Sometimes in these stories we would see our own pain and listen to our own fears or catch with a tremor of recognition some unnerving familiar trick which somehow contrived to shift the responsibility for it all on to others: most frequently, our wives. The intention was that we should serve each other as mirrors in which we might discern the general nature of our condition, the shape of the wood itself rather than the impenetrable local thickets in which we were separately impaled. For me this indeed did begin to happen, and I found myself scrutinizing my own chance remarks, attempting to discover their covert intent. Altogether it amounted to, a kind of elementary education in ordinary, secular morality.
But there were other things which went on in St. Bernard’s which reached well beyond this, to the plane of the properly “religious.” The recovery program of Alcoholics Anonymous is structured in a series of “steps,” beginning with the neophyte’s acceptance of his alcoholism and moving onwards from there to (second step) a belief that a “power greater than ourselves could restore us to sanity” or (fourth step) to “a fearless and searching moral inventory,” and thence, through modes of thinking which imply the need for acts of amendment or atonement, to a state of mind in which serving others, other alcoholics for example, has become important. This disciplined progression away from the self is, I suppose, similar to those in other manuals of the religious life, like, the Spiritual Exercises of St. Ignatius.
An A.A. meeting itself, many of which I attended at the hospital, and a few afterwards, is evangelical in character. It begins and ends with the A.A. prayer: “God grant me the serenity to accept the things I cannot change. Courage to change the things I can. And the wisdom to know the difference.” After the prayer a speaker, as part of a ” step ” in his own recovery, addresses the meeting. This testimony takes a confessional form, and includes an account of the speaker’s former debasement, describes the process of recovery, and ends with some words about the contentment, and sometimes even the material benefits, which are his lot. There is no preaching, but within a short space of time we are exposed to an often vivid account of suffering, followed by a revelation of what – if we choose wisely – can be ours. For old hands the purpose is reinforcement: for those still in trouble, conversion. All very reminiscent, I thought, of the Welsh Nonconformist prayer- meetings of my own childhood, especially in the way other speakers, some quite venerable in the length and dignity of their sobriety, rise like elders of the chapel to lend their weight to what has been said. A good meeting ends in a spirit of warmth and fellowship, handshakes all round.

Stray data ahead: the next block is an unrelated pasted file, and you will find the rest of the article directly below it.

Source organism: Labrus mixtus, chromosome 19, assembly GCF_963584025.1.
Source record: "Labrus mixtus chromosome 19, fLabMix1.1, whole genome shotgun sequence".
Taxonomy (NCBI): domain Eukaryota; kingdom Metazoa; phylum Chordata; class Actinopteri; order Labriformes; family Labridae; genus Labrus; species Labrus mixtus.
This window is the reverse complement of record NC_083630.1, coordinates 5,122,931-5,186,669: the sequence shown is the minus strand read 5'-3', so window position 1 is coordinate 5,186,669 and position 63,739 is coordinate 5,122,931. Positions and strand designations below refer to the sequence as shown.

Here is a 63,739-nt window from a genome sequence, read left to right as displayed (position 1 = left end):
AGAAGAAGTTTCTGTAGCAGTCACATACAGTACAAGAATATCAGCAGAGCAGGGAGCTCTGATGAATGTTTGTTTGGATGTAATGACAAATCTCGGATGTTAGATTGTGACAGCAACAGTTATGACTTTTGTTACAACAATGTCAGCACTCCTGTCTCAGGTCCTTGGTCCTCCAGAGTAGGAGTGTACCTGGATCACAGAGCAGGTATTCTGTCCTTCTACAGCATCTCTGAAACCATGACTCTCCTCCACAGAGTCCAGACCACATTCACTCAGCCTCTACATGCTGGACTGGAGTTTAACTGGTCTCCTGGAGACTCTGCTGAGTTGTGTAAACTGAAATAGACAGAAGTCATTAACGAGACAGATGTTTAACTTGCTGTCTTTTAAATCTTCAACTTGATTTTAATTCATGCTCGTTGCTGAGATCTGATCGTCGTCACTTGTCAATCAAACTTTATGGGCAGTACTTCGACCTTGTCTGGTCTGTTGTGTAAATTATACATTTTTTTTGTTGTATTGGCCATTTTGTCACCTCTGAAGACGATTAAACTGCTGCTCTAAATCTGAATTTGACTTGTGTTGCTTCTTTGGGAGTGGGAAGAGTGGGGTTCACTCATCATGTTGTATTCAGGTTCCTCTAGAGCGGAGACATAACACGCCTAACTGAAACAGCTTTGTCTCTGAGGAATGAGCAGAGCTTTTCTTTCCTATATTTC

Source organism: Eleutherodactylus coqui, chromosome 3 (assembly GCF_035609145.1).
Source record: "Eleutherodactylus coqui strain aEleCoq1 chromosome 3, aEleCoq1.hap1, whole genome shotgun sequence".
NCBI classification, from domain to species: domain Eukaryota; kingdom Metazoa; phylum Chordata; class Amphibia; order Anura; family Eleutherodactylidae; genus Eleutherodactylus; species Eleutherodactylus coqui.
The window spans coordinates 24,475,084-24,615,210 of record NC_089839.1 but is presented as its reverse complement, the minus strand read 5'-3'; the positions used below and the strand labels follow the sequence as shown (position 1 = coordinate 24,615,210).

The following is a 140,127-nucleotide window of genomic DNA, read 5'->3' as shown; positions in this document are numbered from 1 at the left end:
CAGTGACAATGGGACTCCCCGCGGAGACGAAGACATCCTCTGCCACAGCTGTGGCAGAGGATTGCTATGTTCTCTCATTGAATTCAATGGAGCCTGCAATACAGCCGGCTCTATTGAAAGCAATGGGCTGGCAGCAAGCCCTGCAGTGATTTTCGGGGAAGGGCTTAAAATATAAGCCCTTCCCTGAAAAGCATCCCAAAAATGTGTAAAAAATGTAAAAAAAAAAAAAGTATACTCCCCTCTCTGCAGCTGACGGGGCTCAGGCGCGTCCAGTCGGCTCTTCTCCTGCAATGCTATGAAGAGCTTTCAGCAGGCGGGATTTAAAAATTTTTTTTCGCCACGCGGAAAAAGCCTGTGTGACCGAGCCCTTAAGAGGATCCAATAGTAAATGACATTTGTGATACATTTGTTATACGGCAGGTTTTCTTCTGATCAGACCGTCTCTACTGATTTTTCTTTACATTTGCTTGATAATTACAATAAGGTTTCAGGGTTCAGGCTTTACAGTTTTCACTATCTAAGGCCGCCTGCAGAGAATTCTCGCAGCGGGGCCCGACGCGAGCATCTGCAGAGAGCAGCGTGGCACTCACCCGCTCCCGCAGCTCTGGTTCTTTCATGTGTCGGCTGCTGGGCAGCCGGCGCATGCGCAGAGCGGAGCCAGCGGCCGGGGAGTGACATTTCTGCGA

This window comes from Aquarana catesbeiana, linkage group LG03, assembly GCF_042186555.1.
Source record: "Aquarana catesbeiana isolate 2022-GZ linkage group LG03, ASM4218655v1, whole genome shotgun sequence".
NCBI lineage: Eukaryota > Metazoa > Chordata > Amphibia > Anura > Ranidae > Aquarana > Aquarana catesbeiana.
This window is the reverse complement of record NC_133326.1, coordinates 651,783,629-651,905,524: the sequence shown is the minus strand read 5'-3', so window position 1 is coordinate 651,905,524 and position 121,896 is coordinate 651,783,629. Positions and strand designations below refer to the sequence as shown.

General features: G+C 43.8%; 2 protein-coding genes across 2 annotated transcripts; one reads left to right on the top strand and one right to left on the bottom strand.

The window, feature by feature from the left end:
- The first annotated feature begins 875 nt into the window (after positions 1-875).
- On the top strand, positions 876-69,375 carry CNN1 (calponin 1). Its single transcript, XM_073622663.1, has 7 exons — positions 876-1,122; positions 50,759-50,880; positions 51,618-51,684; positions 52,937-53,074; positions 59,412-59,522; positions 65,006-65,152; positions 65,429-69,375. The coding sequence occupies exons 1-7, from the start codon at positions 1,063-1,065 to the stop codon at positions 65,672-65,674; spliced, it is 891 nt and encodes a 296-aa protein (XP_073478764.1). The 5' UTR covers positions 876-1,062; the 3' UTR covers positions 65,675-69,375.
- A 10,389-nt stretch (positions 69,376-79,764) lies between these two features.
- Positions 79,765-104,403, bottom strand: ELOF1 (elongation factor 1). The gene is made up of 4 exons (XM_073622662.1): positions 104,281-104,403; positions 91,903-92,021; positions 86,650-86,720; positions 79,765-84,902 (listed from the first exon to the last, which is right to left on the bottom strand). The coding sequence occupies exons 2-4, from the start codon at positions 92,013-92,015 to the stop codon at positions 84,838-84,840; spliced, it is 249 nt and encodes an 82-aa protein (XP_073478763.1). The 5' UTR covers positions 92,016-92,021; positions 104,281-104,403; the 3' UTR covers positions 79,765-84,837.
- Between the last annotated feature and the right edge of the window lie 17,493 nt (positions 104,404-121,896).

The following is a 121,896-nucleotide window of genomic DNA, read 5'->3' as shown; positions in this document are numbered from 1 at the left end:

The weekly A.A. meeting was seen as an event of real importance in the life of the Unit, but it differed from other such meetings in one important way. It was conducted and attended by a group of Old Boys, so to speak, and we, the current generation of inmates, sat at the back as observers. Voluntary patients or not, we felt we were there under duress, pressed men, and as such we were sometimes resentful, and hence critical of what went on, given to dissecting the inadequacies of the speakers with a sharpness to which we were hardly entitled.
We watched the procedures as outsiders, chipping in occasionally with remarks from our own, unreformed, world. Much of what we said was tangential or crass. We quibbled, unbelievably, about minor points of fact (bus routes; prices), or tiny inconsistencies in the stories we heard. Sometimes we were argumentative. “Why do we have to be anonymous, if it’s a disease?” I remember asking. “you don’t keep tonsillitis quiet.” We joked like schoolboys, sotto voce. The evangelical flavour of the meeting, its touches of naivety, the Reader’s Digest style of some of its slogans – all this was not to the taste of the worldlings among us.